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Virginia becomes first Southern state to abolish child marriage

When she was 16, Sara Tasneem said she had been forced to marry her rapist while she was six months pregnant.

“My abuser was 13 years older than me and he was able to marry me and continue abusing me for the following seven years under the protection of a marriage certificate,” Tasneem said.

Tasneem said she faced legal barriers when trying to leave the marriage. As a minor, she couldn’t escape to a domestic violence shelter, hire an attorney or sign a lease.

“I couldn’t even drive because I wasn’t old enough and he controlled my entire life,” said Tasneem, who now speaks out on the issue of child marriage across the nation.

She was one of several abuse victims who shared personal testimonies with Virginia lawmakers last month before the General Assembly ultimately voted to end the practice in the commonwealth. Gov. Glenn Youngkin signed the bill, filed by Del. Karen Keys-Gamarra (D-Fairfax County), into law this month.

When the law takes effect in July, Virginia will be the first Southern state to abolish child marriage for all minors, making 18 the legal age to do so. Virginia joins nearly a dozen other U.S. states with similar laws on the books prohibiting minors from getting married.

The new law closes a legal loophole that allowed minors the ability to be declared emancipated in order to marry, meaning they’re no longer bound to the legal authority of a parent or guardian and are legally recognized as adults. In 2016, Virginia raised the minimum age to marry to 16 if the minor was emancipated or received permission from a judge.

Activist groups such as Unchained At Last and Virginia National Organization for Women praise the legislation for ending what they called a human rights abuse and human trafficking horror that often occurs under the guise of a legal marriage certificate.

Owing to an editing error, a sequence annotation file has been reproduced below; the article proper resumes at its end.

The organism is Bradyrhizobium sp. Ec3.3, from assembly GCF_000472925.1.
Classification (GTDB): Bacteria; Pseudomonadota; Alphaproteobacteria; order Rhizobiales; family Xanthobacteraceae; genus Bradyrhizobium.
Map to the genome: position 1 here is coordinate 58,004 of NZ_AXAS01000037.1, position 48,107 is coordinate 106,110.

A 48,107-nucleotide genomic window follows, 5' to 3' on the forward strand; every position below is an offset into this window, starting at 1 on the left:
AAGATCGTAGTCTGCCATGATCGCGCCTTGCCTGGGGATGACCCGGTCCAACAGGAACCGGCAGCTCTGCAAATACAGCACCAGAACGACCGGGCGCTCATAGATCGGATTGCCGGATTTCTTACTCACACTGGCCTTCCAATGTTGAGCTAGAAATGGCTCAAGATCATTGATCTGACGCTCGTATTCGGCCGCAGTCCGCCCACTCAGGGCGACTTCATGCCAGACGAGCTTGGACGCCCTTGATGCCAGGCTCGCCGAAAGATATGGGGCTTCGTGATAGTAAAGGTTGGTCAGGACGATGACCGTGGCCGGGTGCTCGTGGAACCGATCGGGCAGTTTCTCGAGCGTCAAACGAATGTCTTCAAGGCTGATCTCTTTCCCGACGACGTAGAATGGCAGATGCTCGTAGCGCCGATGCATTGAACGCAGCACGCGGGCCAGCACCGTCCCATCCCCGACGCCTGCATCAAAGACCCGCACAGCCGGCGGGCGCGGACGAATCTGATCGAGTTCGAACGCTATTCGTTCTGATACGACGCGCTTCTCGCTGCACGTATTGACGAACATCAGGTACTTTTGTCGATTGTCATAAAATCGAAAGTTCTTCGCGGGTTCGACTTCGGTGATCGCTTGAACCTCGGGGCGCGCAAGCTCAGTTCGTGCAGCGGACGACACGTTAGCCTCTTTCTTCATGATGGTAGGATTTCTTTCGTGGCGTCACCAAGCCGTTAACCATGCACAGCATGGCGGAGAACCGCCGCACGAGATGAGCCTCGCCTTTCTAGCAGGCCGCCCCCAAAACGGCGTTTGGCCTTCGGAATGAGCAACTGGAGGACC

Though it passed almost unanimously in the Senate, the House approved the bill in a divided vote. After Senate amendments were made to the bill, the House adopted the bill in a 57-40 vote. Hampton Roads Republican Dels. Jay Leftwich, A.C. Cordoza and Barry Knight all voted against the bill in the House. Del. Jackie Glass, a Democrat, was recorded as voting in support of the bill but intended to vote “nay.” None responded to requests for comment this week from The Virginian-Pilot about why they voted against the legislation.

Josh Hetzler, legislative counsel for The Family Foundation, told lawmakers in a House subcommittee hearing in March that he opposed the bill because the 2016 legislation was a “very reasonable compromise” intended to address the concerns of abuse and exploitation associated with child marriage while also recognizing one’s right to marry. He said emancipated minors have legal access that other minors don’t have and that they should be able to decide if they want to marry if they’re legally deemed an adult.

“If someone is deemed to be a legal adult and otherwise has all the rights of an adult, then of course they should have the right to marry as well,” Hetzler said. “We talk about marriage being a fundamental right but now we want to deny that to legal adults.”

Tammy Miller Jennings spoke in support of the bill on behalf of Virginia National Organization for Women, stating that she married at the age of 17 and divorced by the age of 21. Though she didn’t face the abuse cited by activists on behalf of victims, Jennings said knowing what she knows now, the risks of marrying as a child today are too high.

Supporters of the bill said the practice of child marriage often leads to human trafficking and that data show girls by and large marry adult men, making them particularly more susceptible to abuse and poverty. Unchained At Last is an advocacy group that was involved in the legislative process for the new law. The organization’s research shows between 2000 and 2021, nearly 8,000 minors got married in Virginia, with more than 80% of the marriages occurring between girls and adult men.

“Almost all of the marriages since 2000 involved a minor who was not even old enough to consent to sex with their spouse,” Unchained At Last stated in a news release about Virginia’s new law.

Casey Swegman, director of public policy at the Tahirih Justice Center, said girls under 18 who marry are extremely vulnerable to abuse and sexual violence and at a higher risk of dropping out of school. The center is a national nonprofit focused on immigrant survivors fleeing gender-based violence.

“Girls who marry before 19 are 50% more likely to drop out of high school and four times less likely to go to college,” Swegman said. “Having minors wait until they’re at least 18 to marry sets them up to be better off as people, as partners and as parents.”

Natalie Anderson, 757-732-1133,

Source: Orange County Register

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